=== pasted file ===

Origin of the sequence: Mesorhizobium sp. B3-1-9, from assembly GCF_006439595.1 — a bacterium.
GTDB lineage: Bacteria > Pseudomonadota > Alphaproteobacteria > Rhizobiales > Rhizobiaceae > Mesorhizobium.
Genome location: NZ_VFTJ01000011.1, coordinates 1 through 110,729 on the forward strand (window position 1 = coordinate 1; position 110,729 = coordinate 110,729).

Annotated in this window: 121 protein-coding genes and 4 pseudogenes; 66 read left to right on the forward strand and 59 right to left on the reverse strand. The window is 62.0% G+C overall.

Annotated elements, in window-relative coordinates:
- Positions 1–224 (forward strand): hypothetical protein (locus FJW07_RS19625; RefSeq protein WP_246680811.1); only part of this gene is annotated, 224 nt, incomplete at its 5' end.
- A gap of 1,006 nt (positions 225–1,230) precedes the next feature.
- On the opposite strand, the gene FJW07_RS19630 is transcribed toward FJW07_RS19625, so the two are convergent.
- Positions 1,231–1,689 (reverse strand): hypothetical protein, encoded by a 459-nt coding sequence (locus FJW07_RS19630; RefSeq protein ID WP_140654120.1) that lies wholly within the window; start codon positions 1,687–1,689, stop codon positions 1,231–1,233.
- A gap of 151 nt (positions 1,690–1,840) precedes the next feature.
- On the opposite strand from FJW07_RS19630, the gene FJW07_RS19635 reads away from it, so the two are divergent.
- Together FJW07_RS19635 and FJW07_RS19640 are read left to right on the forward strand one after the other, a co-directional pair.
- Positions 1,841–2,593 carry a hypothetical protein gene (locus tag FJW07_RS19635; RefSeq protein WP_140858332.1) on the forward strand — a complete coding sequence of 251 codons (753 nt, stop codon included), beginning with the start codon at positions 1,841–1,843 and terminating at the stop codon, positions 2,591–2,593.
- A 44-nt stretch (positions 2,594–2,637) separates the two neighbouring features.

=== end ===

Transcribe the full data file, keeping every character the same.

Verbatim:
Origin of the sequence: Mesorhizobium sp. B3-1-9, from assembly GCF_006439595.1 — a bacterium.
GTDB lineage: Bacteria > Pseudomonadota > Alphaproteobacteria > Rhizobiales > Rhizobiaceae > Mesorhizobium.
Genome location: NZ_VFTJ01000011.1, coordinates 1 through 110,729 on the forward strand (window position 1 = coordinate 1; position 110,729 = coordinate 110,729).

Annotated in this window: 121 protein-coding genes and 4 pseudogenes; 66 read left to right on the forward strand and 59 right to left on the reverse strand. The window is 62.0% G+C overall.

Annotated elements, in window-relative coordinates:
- Positions 1–224 (forward strand): hypothetical protein (locus FJW07_RS19625; RefSeq protein WP_246680811.1); only part of this gene is annotated, 224 nt, incomplete at its 5' end.
- A gap of 1,006 nt (positions 225–1,230) precedes the next feature.
- On the opposite strand, the gene FJW07_RS19630 is transcribed toward FJW07_RS19625, so the two are convergent.
- Positions 1,231–1,689 (reverse strand): hypothetical protein, encoded by a 459-nt coding sequence (locus FJW07_RS19630; RefSeq protein ID WP_140654120.1) that lies wholly within the window; start codon positions 1,687–1,689, stop codon positions 1,231–1,233.
- A gap of 151 nt (positions 1,690–1,840) precedes the next feature.
- On the opposite strand from FJW07_RS19630, the gene FJW07_RS19635 reads away from it, so the two are divergent.
- Together FJW07_RS19635 and FJW07_RS19640 are read left to right on the forward strand one after the other, a co-directional pair.
- Positions 1,841–2,593 carry a hypothetical protein gene (locus tag FJW07_RS19635; RefSeq protein WP_140858332.1) on the forward strand — a complete coding sequence of 251 codons (753 nt, stop codon included), beginning with the start codon at positions 1,841–1,843 and terminating at the stop codon, positions 2,591–2,593.
- A 44-nt stretch (positions 2,594–2,637) separates the two neighbouring features.